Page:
Three car pileup on highway 183 yesterday in the Anderson Mill area. Lots of bad injuries, but everybody made it, even the little girl. Kid had gotten out of her car seat somehow. Mom was hysterical, freaking out, saying that her baby was dead, and it was her fault for not getting her back into the seat before the crash.
Jack gave me a look, and got the mom turned the other way while I crawled in the smashed up back seat. Cut my knee a little on the crunchy squares of broken glass. A part of me will be glad when the scales spread to my knees. I checked the kid, about five, and busted up bad, but still breathing. I bit her gently in the crook of her arm, careful not to give her too much of the venom. Not entirely sure how my venom works, but I figure if a full bite is enough to heal a big man, it would be something akin to an overdose for such a little kid. Not sure if that might be bad for her.
I tucked her under one arm and backed out. By the time I turned around to the mom, the kid was stirring and opening her eyes. She started bawling and held her arms out, and her mom took her from me so gently I was afraid she would drop the kid, trying not to hurt her.
Just seeing the two of them there made me get a little teary-eyed, and I smiled at Jack. He grinned back at me, before we went to help some of the others. The kid was going to be fine, and we both knew it.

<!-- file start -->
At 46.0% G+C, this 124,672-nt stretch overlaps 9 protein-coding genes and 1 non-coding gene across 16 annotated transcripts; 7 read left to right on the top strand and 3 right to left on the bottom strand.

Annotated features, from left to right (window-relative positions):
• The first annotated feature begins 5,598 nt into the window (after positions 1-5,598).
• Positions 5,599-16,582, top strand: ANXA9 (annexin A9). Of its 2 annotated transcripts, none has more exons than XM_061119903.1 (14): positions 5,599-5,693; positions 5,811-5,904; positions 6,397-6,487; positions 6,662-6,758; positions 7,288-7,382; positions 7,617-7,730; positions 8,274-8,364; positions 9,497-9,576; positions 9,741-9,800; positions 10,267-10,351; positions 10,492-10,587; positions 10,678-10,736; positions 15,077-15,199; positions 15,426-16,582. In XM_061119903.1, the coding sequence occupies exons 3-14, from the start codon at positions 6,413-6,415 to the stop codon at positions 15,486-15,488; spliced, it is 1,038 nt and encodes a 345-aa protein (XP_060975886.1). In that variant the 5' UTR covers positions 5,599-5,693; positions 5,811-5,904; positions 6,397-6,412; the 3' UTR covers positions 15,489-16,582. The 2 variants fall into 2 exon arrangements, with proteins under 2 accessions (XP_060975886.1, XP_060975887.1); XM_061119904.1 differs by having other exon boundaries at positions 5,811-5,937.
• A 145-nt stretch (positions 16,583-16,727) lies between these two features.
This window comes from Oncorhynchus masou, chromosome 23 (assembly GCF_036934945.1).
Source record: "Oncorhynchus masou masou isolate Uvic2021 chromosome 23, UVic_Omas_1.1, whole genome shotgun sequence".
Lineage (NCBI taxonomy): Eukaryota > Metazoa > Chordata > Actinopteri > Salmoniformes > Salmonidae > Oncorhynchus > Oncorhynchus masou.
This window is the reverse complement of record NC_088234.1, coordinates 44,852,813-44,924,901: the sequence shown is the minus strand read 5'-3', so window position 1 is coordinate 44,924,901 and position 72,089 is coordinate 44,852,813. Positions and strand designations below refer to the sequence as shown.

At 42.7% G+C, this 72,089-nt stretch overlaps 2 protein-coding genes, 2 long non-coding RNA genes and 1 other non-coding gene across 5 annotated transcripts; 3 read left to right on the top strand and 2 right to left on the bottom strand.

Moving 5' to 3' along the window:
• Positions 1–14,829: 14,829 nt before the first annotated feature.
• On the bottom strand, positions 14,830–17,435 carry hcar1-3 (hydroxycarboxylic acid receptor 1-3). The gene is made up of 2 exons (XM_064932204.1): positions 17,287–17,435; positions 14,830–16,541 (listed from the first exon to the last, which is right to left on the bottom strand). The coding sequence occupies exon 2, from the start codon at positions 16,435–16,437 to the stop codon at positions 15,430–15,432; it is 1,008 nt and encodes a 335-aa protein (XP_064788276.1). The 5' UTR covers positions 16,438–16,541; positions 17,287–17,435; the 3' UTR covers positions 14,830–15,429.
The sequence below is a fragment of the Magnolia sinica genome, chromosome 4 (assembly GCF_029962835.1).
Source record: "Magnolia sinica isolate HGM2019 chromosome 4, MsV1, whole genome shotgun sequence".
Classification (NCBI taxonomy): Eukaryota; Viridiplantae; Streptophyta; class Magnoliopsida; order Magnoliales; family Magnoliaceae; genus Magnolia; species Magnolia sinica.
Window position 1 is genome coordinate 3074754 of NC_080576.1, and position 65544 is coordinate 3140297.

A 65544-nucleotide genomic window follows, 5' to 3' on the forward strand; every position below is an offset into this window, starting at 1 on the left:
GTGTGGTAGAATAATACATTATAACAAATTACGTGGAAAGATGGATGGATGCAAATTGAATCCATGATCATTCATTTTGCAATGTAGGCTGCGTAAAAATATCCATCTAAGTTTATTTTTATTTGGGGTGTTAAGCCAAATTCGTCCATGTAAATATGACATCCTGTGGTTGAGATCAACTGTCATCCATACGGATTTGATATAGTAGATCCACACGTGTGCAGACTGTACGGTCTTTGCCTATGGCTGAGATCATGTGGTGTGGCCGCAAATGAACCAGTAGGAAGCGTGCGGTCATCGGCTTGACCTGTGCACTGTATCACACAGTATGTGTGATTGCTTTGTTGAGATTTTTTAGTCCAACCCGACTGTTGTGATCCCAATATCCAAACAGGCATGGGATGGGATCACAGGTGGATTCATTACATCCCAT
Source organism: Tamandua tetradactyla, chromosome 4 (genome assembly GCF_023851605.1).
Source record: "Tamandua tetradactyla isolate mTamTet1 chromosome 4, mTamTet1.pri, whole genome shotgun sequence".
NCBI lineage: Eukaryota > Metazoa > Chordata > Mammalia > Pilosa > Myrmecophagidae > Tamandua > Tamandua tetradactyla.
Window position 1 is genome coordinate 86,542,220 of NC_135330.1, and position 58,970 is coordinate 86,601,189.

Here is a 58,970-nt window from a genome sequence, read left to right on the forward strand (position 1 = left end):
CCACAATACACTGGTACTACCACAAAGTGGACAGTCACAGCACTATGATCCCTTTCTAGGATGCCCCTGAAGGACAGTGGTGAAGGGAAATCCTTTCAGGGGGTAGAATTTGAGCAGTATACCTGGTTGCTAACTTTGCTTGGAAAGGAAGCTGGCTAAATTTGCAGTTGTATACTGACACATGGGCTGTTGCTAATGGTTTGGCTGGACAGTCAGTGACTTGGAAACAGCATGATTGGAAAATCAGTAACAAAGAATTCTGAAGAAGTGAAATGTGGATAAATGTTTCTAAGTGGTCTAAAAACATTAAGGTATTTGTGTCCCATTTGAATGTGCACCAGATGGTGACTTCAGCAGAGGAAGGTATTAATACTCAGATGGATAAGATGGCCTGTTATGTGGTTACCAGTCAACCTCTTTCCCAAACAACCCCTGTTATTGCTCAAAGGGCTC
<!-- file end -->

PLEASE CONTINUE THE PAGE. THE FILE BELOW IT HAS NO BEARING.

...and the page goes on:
“That’s why,” I said, and he chuckled.
He asked me twice why I wanted to date him that first time, so ever since, when he does something particularly wonderful, I tell him, “That’s why.”
And like I said, lots of bad injuries, but everybody’s going to be fine. I’ve got a feeling, now that Jack’s in on my secret, our survival rate will be a lot more than 70% higher than the other teams. It was an awesome shift. We easily saved five more lives that night. We were both feeling like rockstars by the end of it.
Jack and I had dinner after at my place. Ma cooked her once famous pot roast, and told Jack a bunch of really embarrassing stories about my childhood. Like the time she caught Dad and me jumping off the roof of the barn into the hay. And the time I tried to use a fang to open a can of sardines and got the metal stuck. I had one fang stuck hanging out, and couldn’t talk properly to tell her what the problem was.
Jack laughed until tears rolled down his cheeks, and I wished I could hide under the table without looking like an idiot. Nothing like a mother who changed your diapers to keep your head from getting too big.
I took Jack up the fire escape, past the yappy Pekingese on his little balcony, and up to the roof to show him the view. It was gorgeous. The fickle Texas weather was feeling friendly this morning, and spring was just starting to show in the blooming plum trees down in the parks. Fluffy clouds drifted in a perfect, soft blue sky.
We kissed again. It was a lot better this time. Softer and longer, and no teeth bumping. Jack likes to stroke my left arm with the scales.
It feels oddly a lot more intimate than just having someone touch my arm should. I told him no one else but my parents ever touched me there, and he told me he was honored to be the first.
Jack’s really an amazing
Weird. I’d swear I saw red eyes at my window, but I’m on the fifth floor. Back in a second.